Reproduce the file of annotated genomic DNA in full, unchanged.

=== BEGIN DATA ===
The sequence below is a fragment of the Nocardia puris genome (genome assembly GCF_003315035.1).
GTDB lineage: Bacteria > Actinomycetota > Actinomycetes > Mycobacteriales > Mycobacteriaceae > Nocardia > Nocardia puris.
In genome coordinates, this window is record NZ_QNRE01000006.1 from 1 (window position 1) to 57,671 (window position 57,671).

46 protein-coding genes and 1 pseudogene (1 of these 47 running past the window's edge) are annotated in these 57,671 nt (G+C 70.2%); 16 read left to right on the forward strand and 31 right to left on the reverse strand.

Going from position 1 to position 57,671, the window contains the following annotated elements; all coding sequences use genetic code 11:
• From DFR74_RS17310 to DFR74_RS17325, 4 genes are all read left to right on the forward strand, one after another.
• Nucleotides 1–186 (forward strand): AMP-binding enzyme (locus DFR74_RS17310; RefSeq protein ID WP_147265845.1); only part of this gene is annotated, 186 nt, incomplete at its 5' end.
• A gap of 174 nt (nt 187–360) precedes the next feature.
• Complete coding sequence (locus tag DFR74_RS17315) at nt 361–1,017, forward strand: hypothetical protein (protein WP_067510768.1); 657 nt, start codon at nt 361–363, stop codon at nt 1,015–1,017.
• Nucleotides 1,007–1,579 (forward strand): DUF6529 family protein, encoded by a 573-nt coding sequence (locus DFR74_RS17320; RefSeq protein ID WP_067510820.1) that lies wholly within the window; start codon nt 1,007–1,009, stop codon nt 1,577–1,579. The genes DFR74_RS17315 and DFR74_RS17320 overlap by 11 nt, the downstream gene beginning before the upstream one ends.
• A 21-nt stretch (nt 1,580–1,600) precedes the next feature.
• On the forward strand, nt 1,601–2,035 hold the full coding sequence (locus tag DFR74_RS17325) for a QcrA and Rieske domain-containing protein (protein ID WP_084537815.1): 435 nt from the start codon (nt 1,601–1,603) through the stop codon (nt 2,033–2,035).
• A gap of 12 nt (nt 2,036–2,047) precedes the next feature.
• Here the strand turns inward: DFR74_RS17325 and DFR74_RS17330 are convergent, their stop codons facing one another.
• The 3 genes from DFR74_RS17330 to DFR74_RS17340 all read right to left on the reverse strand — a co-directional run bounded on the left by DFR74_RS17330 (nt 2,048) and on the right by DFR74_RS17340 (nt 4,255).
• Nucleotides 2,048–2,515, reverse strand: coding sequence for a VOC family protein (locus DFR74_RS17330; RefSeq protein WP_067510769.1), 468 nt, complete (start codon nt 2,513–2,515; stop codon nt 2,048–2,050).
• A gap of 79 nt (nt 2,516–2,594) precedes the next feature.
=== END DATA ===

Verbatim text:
The sequence below is a fragment of the Nocardia puris genome (genome assembly GCF_003315035.1).
GTDB lineage: Bacteria > Actinomycetota > Actinomycetes > Mycobacteriales > Mycobacteriaceae > Nocardia > Nocardia puris.
In genome coordinates, this window is record NZ_QNRE01000006.1 from 1 (window position 1) to 57,671 (window position 57,671).

46 protein-coding genes and 1 pseudogene (1 of these 47 running past the window's edge) are annotated in these 57,671 nt (G+C 70.2%); 16 read left to right on the forward strand and 31 right to left on the reverse strand.

Going from position 1 to position 57,671, the window contains the following annotated elements; all coding sequences use genetic code 11:
• From DFR74_RS17310 to DFR74_RS17325, 4 genes are all read left to right on the forward strand, one after another.
• Nucleotides 1–186 (forward strand): AMP-binding enzyme (locus DFR74_RS17310; RefSeq protein ID WP_147265845.1); only part of this gene is annotated, 186 nt, incomplete at its 5' end.
• A gap of 174 nt (nt 187–360) precedes the next feature.
• Complete coding sequence (locus tag DFR74_RS17315) at nt 361–1,017, forward strand: hypothetical protein (protein WP_067510768.1); 657 nt, start codon at nt 361–363, stop codon at nt 1,015–1,017.
• Nucleotides 1,007–1,579 (forward strand): DUF6529 family protein, encoded by a 573-nt coding sequence (locus DFR74_RS17320; RefSeq protein ID WP_067510820.1) that lies wholly within the window; start codon nt 1,007–1,009, stop codon nt 1,577–1,579. The genes DFR74_RS17315 and DFR74_RS17320 overlap by 11 nt, the downstream gene beginning before the upstream one ends.
• A 21-nt stretch (nt 1,580–1,600) precedes the next feature.
• On the forward strand, nt 1,601–2,035 hold the full coding sequence (locus tag DFR74_RS17325) for a QcrA and Rieske domain-containing protein (protein ID WP_084537815.1): 435 nt from the start codon (nt 1,601–1,603) through the stop codon (nt 2,033–2,035).
• A gap of 12 nt (nt 2,036–2,047) precedes the next feature.
• Here the strand turns inward: DFR74_RS17325 and DFR74_RS17330 are convergent, their stop codons facing one another.
• The 3 genes from DFR74_RS17330 to DFR74_RS17340 all read right to left on the reverse strand — a co-directional run bounded on the left by DFR74_RS17330 (nt 2,048) and on the right by DFR74_RS17340 (nt 4,255).
• Nucleotides 2,048–2,515, reverse strand: coding sequence for a VOC family protein (locus DFR74_RS17330; RefSeq protein WP_067510769.1), 468 nt, complete (start codon nt 2,513–2,515; stop codon nt 2,048–2,050).
• A gap of 79 nt (nt 2,516–2,594) precedes the next feature.